Description: Leaves of the Camilla sinensis plant, which is extensively cultivated in China, India and Japan; One of the world's most popular beverages that's also available in extract form. Function: Contains potent antioxidants; has been associated with lower cancer rates in large population studies. Extract may make it more difficult for cancer cells to invade healthy tissues.
Description: Best known for putting the red in tomatoes, this phytonutrient is also found in apricots, pink grapefruit and watermelon. Function: Associated with reduced risk of, and slower growth rates in, prostate cancer; recent research also links lycopene to lower pancreatic cancer risk. Reduces DNA damage in white blood cells.
Description: Complex sugar compounds found in a variety of mushrooms, include shiitake, maitake, and reishi. Function: Different polysaccarides have shown different anti-cancer effects in laboratory studies: Some fight tumor formation, others induce apoptosis. In Japan, mushroom eaters have lower cancer death rates.
Description: Trace mineral found in grains, meats, seafood and some nuts, most notably brazil nuts. If using supplements, follow package directions. Function: Supports production of glutathione, a natural antioxidant. Has reduced prostate cancer risk in men with low blood selenium levels. May lower colon cancer risk.
Description: Soy foods include soy milk, tempeh, edamame (Vegetable green soybeans) and tofu; also available as soy protein extract. Function: Populations that consume high amounts of soy foods have lower breast and prostate cancer rates.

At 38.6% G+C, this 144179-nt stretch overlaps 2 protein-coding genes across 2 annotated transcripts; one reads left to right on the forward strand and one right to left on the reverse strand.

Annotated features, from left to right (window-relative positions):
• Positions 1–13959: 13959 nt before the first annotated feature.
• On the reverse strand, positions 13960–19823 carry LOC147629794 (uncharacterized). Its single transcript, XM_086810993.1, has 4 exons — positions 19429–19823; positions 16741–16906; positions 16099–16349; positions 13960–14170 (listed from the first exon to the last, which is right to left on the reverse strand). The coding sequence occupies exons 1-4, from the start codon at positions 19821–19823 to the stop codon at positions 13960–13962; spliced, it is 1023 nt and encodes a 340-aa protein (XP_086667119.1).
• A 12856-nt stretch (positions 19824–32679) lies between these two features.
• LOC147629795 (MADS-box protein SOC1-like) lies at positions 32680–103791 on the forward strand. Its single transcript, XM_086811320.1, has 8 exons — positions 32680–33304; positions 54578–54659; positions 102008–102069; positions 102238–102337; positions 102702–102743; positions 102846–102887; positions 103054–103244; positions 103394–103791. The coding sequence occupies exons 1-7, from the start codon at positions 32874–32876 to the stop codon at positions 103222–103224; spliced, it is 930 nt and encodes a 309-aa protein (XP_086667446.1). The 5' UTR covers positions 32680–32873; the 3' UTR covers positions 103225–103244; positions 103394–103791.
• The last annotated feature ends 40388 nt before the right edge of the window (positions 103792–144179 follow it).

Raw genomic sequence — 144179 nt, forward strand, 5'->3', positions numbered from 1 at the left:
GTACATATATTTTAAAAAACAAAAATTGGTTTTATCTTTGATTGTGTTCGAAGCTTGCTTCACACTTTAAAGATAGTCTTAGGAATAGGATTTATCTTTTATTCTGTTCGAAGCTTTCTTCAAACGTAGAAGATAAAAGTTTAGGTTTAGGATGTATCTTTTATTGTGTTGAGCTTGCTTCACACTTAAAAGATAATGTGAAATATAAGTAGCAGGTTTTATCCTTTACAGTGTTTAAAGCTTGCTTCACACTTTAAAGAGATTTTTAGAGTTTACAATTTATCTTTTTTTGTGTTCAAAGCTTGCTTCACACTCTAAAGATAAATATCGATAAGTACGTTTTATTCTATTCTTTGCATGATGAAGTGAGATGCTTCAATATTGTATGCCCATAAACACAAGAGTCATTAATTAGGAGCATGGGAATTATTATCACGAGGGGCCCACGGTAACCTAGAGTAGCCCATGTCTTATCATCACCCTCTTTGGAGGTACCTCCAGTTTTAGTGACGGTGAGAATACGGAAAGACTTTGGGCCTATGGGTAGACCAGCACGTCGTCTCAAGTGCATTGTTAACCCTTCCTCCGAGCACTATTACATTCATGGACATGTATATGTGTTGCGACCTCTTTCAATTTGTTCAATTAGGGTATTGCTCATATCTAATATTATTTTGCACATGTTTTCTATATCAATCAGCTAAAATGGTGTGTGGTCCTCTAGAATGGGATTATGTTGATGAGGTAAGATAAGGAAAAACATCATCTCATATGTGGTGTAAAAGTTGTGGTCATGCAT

Description: Found in citrus fruit, cabbage and related vegetables (broccoli, brussels sprouts,cauliflower), Potatoes, spinach, strawberries, tomatoes and tomato juice. Function: The body's primary water-based antioxidant; has neutralized toxic byproducts of normal fat metabolism in some studies. Recharges its partner, Vitamin E.
Description: While vitamin D is found in egg yolks, butter and cod liver oil, the main source is sun-exposed skin. Function: Regular sun exposure is linked with lower overall cancer death rates, while rates for breast, colon and prostate cancers are all higher in northern parts of the US.
Vitamin E, Natural
Description: Found in almonds, fruit, peanuts, vegetable oils, whole grains (including brown rice). Function: The body's primary fat-based antioxidant; may retard prostate cancer developement.
Apoptosis - process by which cell normally die and are replaced; becomes disabled in cancer cells. Antioxidant - counters harmful molecules called free radicals that can damage DNA, which can lead to cancer. Phyonutrient - Substances found in plant foods that promote good health in humans. Proliferation - unregulated growth and reproduction that characterizes cancer cells. Tumor
- Solid mass formed by some cancers; capable of developing its own blood-vessel network.